February 28, 2002
Labs Avoid Diffusion Description for New Corundum Treatment
Four of the leading gemological laboratories in the world have agreed to not use the term "diffusion" when describing a new corundum treatment, even though the treatment appears to involve what the trade traditionally called diffusion (GIA Releases New Corundum Treatment Report). The treatment surfaced in Thailand earlier this year.
The AGTA Gemological Testing Center, the Gemological Institute of America's Gem Trade Laboratory, the Gubelin Gem Lab and the SSEF Swiss Gemmological Institute announced the joint agreement in late February.
The labs concluded this new treatment of corundum used primarily to produce an orange component in pink sapphires from Madagascar probably is a form of diffusion, though the effects differ from diffusion treatments seen in the past. Also, research uncovered new forms of diffusion, making use of the broad term "diffusion" problematic when describing this particular form of the treatment.
Gems subjected to the new treatment appear similar to other treated corundum gems that were surface diffused with chemicals, notably blue sapphires diffused with iron and titanium compounds. Some samples of the newly treated gems, however, feature a color penetration much deeper than previous shallow color concentrations. Also, the labs say routine chemical analyses don't readily identify color-causing elements found in other diffused corundums, such as titanium or chromium. Some advanced analytical testing indicates smaller amounts of lighter elements, such as beryllium, may be responsible for the induced orange hue.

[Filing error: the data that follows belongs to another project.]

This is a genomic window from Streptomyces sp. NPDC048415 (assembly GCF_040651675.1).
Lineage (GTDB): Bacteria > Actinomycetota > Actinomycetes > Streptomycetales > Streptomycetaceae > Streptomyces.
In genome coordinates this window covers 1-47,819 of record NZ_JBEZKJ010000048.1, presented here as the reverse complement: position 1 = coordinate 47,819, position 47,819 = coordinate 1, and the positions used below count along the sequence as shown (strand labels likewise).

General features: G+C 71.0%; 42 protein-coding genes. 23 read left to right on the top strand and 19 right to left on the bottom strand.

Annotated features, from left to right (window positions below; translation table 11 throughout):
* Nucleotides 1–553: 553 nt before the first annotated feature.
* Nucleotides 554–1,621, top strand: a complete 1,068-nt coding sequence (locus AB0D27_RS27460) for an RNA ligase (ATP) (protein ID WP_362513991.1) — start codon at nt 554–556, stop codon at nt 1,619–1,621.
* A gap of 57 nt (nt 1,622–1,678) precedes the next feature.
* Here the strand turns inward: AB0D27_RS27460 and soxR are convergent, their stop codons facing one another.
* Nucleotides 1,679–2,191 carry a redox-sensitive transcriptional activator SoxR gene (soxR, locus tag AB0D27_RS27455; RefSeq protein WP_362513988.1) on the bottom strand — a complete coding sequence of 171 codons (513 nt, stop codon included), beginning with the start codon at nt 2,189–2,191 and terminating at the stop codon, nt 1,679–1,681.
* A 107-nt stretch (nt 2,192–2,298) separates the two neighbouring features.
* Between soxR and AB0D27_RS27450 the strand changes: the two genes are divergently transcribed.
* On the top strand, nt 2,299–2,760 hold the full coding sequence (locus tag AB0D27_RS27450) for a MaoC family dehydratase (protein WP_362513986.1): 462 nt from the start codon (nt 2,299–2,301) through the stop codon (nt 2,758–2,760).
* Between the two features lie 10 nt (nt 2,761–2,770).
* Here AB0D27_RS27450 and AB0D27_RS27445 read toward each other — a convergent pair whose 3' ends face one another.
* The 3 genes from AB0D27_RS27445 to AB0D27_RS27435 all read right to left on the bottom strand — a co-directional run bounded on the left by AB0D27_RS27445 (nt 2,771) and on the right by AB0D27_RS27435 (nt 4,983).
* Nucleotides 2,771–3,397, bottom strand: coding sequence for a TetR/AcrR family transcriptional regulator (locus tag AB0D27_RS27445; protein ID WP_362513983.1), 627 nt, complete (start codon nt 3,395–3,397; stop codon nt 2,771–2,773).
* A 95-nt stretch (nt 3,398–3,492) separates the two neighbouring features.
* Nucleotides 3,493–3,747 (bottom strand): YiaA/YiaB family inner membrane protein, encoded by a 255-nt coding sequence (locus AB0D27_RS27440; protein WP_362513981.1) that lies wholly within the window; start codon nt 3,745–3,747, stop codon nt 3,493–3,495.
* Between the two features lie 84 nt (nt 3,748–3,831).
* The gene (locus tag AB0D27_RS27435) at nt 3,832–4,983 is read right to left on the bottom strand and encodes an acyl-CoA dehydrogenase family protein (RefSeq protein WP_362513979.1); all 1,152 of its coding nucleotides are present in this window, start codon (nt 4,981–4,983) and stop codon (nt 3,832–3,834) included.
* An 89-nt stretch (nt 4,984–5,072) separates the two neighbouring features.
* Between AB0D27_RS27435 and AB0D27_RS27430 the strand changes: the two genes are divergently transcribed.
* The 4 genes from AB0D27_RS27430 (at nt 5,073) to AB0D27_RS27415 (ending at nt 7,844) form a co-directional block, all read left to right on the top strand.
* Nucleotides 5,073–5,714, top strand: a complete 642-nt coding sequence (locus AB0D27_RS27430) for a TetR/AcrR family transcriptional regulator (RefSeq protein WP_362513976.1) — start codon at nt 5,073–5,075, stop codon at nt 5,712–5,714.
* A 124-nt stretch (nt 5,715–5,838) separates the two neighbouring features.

Up to now, not all labs distinguished between surface diffusion and other possible forms of diffusion. The consortium of labs will forgo the term diffusion completely, calling it "lacking, both in terms of technical accuracy and descriptive purpose."
Instead the labs will describe the new diffused sapphires as "treated (orange) sapphires" when labeling this variety of the corundum species in reports. In the comments section of the report, the labs agreed to run the statement: "Indications of heating. The orange coloration of this stone is confined to a surface-related layer." The labs also agreed sapphires altered using this treatment to imitate padparadscha color cannot be labeled as padparadscha.
In a question-and-answer section that accompanies the labs' announcement, they state labeling the stones as "treated (orange) sapphires" will easily separate them from sapphires that do not have a surface-related layer of color. Adding the sentence that the orange coloration is "confined to a surface-related layer" distinguishes this from orange color zones that may result in the interior of sapphires subjected to traditional heat treatment or may naturally occur in unheated sapphires. The comments also will help disclose to buyers the color is likely to change if the stone is re-cut for any reason.
The labs' move to avoid the term diffusion concerns many in the industry. "Do we need new nomenclature for these stones?" asks Richard Hughes, an associate at Pala International, Fallbrook, CA. "I don't think so."
The effect of such a word change on the perception of some sapphire treatments could be enormous, say critics. No longer labeling a surface-diffused stone as such, for example, could lessen the stigma attached to this form of treatment a possibility dealers of natural gems say they find abhorrent. "It's a very scary blurring of the lines that were once drawn to define [certain] treated stones," says Bill Larson, president of Pala International.
by Robert Weldon, G.G.